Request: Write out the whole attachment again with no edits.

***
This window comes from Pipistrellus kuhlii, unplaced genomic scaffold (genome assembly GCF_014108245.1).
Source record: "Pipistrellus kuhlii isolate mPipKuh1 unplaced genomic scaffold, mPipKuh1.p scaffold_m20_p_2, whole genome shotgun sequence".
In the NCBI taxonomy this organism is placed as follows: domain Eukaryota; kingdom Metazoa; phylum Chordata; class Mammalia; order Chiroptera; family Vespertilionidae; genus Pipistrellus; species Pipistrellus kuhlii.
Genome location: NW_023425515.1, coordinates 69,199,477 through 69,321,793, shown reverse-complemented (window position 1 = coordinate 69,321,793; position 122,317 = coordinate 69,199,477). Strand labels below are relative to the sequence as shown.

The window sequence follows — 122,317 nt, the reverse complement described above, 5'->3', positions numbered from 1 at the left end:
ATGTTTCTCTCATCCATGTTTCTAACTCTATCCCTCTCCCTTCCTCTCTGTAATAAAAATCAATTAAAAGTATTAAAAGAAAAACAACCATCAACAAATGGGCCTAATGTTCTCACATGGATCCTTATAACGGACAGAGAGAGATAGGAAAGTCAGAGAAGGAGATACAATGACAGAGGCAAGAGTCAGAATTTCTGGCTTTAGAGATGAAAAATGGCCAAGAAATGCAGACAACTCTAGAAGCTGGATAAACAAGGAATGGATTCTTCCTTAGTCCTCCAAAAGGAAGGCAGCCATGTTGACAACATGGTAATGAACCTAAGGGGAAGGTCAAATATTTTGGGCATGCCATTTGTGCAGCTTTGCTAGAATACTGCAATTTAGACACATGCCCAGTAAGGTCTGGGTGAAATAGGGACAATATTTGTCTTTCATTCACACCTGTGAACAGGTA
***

This window comes from Pipistrellus kuhlii, unplaced genomic scaffold (genome assembly GCF_014108245.1).
Source record: "Pipistrellus kuhlii isolate mPipKuh1 unplaced genomic scaffold, mPipKuh1.p scaffold_m20_p_2, whole genome shotgun sequence".
In the NCBI taxonomy this organism is placed as follows: domain Eukaryota; kingdom Metazoa; phylum Chordata; class Mammalia; order Chiroptera; family Vespertilionidae; genus Pipistrellus; species Pipistrellus kuhlii.
Genome location: NW_023425515.1, coordinates 69,199,477 through 69,321,793, shown reverse-complemented (window position 1 = coordinate 69,321,793; position 122,317 = coordinate 69,199,477). Strand labels below are relative to the sequence as shown.

The window sequence follows — 122,317 nt, the reverse complement described above, 5'->3', positions numbered from 1 at the left end:
ATGTTTCTCTCATCCATGTTTCTAACTCTATCCCTCTCCCTTCCTCTCTGTAATAAAAATCAATTAAAAGTATTAAAAGAAAAACAACCATCAACAAATGGGCCTAATGTTCTCACATGGATCCTTATAACGGACAGAGAGAGATAGGAAAGTCAGAGAAGGAGATACAATGACAGAGGCAAGAGTCAGAATTTCTGGCTTTAGAGATGAAAAATGGCCAAGAAATGCAGACAACTCTAGAAGCTGGATAAACAAGGAATGGATTCTTCCTTAGTCCTCCAAAAGGAAGGCAGCCATGTTGACAACATGGTAATGAACCTAAGGGGAAGGTCAAATATTTTGGGCATGCCATTTGTGCAGCTTTGCTAGAATACTGCAATTTAGACACATGCCCAGTAAGGTCTGGGTGAAATAGGGACAATATTTGTCTTTCATTCACACCTGTGAACAGGTA